Identify all that is mediating your experience so that you can reclaim your life through conscious, deliberate, and fully-aware choices
by Zoe Weil
As I drank a cup of tea on a stormy fall day, looking out the window at the tree limbs swaying, shaking, and bending in the intense winds, I suddenly and inexplicably felt compelled to go outside. So I did.
I was immediately struck by the profound difference between the experience of observing through the window – beautiful and exciting though it was – and actually feeling the wind on my skin, blowing my hair into my face, and hearing its muffled roar through the trees. However much I could and did observe through the window, the glass mediated my experience significantly. And that’s just a window.
Our emotions, desires, and beliefs are constantly mediated.
Profit-driven companies manipulate us to want their products, foods, and services, even if we have no need for them; even if they are unhealthy; even if they use up our precious time and cost us money; even if their production is cruel, unjust, or destructive. They also manipulate everyone around us – our family, friends, neighbors, and colleagues – who in turn influence us when we see them with their new stuff that we soon come to covet ourselves.
With our desires so mediated, we may not even know what we truly want.
Surely we don’t want people to work under terrible conditions. We don’t want toxic chemicals to wind up in the water stream. We don’t want bunnies to be blinded and killed in painful tests for cosmetics and personal care products or for farmed animals to be treated mercilessly – in ways that would put the perpetrators in jail if their victims were dogs, cats, or parakeets instead of pigs, cows, and chickens. And we don’t want climate change to ravage our world.
Yet, most people who would not want these things I’ve just described purchase products manufactured in sweatshops and through environmentally-destructive processes; buy personal care products tested on animals in painful experiments; and eat meat, dairy, and eggs that come from confinement operations that are cruel beyond imagination. In other words, we make choices that we know contribute to harm and suffering to satisfy our desires and sometimes our whims.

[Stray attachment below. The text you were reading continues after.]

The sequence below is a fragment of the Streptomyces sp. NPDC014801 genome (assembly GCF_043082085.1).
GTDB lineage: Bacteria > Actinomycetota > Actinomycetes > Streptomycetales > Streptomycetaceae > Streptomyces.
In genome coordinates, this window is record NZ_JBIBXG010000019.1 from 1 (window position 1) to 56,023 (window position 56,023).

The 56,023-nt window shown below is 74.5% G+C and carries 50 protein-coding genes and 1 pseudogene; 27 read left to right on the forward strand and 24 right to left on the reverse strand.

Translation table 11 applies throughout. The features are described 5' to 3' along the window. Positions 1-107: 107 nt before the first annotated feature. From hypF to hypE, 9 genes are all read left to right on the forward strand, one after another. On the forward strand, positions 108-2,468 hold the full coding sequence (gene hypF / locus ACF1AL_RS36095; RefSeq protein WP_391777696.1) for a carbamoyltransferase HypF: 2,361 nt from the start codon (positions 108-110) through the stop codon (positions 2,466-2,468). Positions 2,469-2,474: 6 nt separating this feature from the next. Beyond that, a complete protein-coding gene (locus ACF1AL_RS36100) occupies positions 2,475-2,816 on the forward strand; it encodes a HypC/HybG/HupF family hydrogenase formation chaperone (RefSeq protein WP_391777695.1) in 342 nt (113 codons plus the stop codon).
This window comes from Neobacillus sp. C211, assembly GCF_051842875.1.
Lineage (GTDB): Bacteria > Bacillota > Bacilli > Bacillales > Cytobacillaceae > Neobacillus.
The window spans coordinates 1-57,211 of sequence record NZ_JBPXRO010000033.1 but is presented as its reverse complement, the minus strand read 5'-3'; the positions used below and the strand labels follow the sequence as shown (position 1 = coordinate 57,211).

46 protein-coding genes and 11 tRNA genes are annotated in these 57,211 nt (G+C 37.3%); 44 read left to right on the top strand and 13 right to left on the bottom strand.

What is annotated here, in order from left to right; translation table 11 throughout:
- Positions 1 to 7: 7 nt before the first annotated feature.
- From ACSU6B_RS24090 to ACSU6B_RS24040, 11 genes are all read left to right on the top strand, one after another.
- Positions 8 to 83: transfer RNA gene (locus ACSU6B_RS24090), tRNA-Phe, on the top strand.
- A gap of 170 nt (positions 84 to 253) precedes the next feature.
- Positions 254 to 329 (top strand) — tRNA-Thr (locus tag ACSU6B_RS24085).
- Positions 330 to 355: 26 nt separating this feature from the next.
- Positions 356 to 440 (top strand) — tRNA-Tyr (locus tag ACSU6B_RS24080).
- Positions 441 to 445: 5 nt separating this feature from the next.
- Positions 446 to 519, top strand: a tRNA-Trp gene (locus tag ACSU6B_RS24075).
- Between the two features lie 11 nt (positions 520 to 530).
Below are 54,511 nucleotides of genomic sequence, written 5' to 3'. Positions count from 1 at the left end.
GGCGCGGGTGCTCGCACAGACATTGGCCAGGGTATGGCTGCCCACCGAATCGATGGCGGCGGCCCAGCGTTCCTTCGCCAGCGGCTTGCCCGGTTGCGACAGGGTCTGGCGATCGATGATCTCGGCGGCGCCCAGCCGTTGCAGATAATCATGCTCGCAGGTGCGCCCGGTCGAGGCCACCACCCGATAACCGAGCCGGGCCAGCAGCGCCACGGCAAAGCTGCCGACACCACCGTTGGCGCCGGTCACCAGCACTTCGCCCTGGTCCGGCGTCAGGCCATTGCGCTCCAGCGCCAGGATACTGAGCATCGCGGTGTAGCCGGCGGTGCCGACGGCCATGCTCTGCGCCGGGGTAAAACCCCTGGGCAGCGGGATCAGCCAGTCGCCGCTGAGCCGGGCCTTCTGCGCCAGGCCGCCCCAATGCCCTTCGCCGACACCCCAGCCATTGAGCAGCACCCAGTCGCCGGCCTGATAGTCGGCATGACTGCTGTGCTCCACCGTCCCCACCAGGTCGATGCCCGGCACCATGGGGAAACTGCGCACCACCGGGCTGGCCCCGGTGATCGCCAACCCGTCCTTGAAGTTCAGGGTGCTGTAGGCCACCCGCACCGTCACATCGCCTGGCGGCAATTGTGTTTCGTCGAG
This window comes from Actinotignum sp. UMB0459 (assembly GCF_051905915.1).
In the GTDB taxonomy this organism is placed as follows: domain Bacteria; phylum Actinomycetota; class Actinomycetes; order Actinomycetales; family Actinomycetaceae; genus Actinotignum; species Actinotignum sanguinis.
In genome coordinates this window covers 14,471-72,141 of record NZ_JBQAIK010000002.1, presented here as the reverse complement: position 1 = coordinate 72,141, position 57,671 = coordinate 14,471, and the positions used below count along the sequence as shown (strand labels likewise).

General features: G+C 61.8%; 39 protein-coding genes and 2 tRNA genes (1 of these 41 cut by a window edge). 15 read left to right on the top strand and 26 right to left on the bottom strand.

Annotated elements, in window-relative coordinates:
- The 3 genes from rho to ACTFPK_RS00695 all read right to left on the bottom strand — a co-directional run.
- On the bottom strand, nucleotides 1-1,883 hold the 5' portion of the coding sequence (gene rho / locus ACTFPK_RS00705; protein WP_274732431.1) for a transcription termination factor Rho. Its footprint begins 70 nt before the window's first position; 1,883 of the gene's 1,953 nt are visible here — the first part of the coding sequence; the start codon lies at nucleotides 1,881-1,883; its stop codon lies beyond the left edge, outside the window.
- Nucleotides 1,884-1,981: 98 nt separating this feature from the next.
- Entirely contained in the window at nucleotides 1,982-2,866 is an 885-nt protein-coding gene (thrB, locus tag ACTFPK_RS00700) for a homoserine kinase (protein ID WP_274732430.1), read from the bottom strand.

We may become convinced we want these things more than we want to live with greater compassion, kindness, and integrity. Or we may believe our choices don’t matter, even though the truth is that our collective choices have an enormous impact on what companies produce.
In other words, our deepest values become eclipsed by manufactured desires.
It’s hard to know what we truly want when so many forces around us tell us what we should want, so here are some suggestions for getting in touch with your values.
5 ways to break through mediated desires to discover what really matters to you:
- Write down, or illustrate through some artistic means, what you really want in life, and what is truly important to you. This could be a sentence (e.g., “I want to live a life in which I positively impact people, other species, and the environment.”), a collage of words and images that represent your values, or a poem that sums up what a good life means to you. Place what you’ve created somewhere you will see it multiple times a day. Commit to looking at it and meditating upon it regularly. Yearn for what you really want enough to find your path to finding it, unmediated by the voices of others.
- Go outside and spend time in nature. Use all your senses. Smell the needles on an evergreen or bury your nose in a flower. Touch the petals of that flower or the bark on that tree. Listen to the wind through a forest and the songs of birds. Taste wild mint or freshly-fallen snow. Look closely at what’s before you, above you, and below you. Commit to ten minutes a day observing a square foot in nature and notice how your deepest desires begin to shift.
- Choose a period of time to take a break from media and advertising. Get an ad blocker and/or stop visiting social media platforms. Notice if you feel and think differently after this break.
- Analyze advertisements, which you’ll find everywhere, even if you’ve taken a media break (e.g., on billboards, logos on people’s tee shirts, product placements in movies, etc.). Ask yourself these questions:
- What deep need or desire is the product or service promising to fulfill?
- How am I being manipulated?
- What suffering, cruelty, or destruction is hidden from view that was caused by the manufacturing or delivery of the product?
Before you buy anything, ask yourself these questions:
- Do I need it? If not, how badly do I want it?
- What are the negative impacts on other people, animals, and the environment of the item during any part of its production or transportation?
- What might I choose instead that causes more good and less harm?
These five suggestions can intervene in the manufacturing of your desires long enough for you to step outside of them – literally and figuratively – and experience the full expression of your true self. It is so liberating to decide what you really want and to identify all that is mediating your experience so that you can reclaim your life through your conscious, deliberate, fully-aware choices. Living and choosing this way provides a beautiful feedback loop in which your decisions cause less harm to others and are more deeply aligned with your values, which reduces feelings of shame, regret, and guilt and bolsters feelings of meaning, purpose, and joy.
Originally posted on Psychology Today November 17, 2022.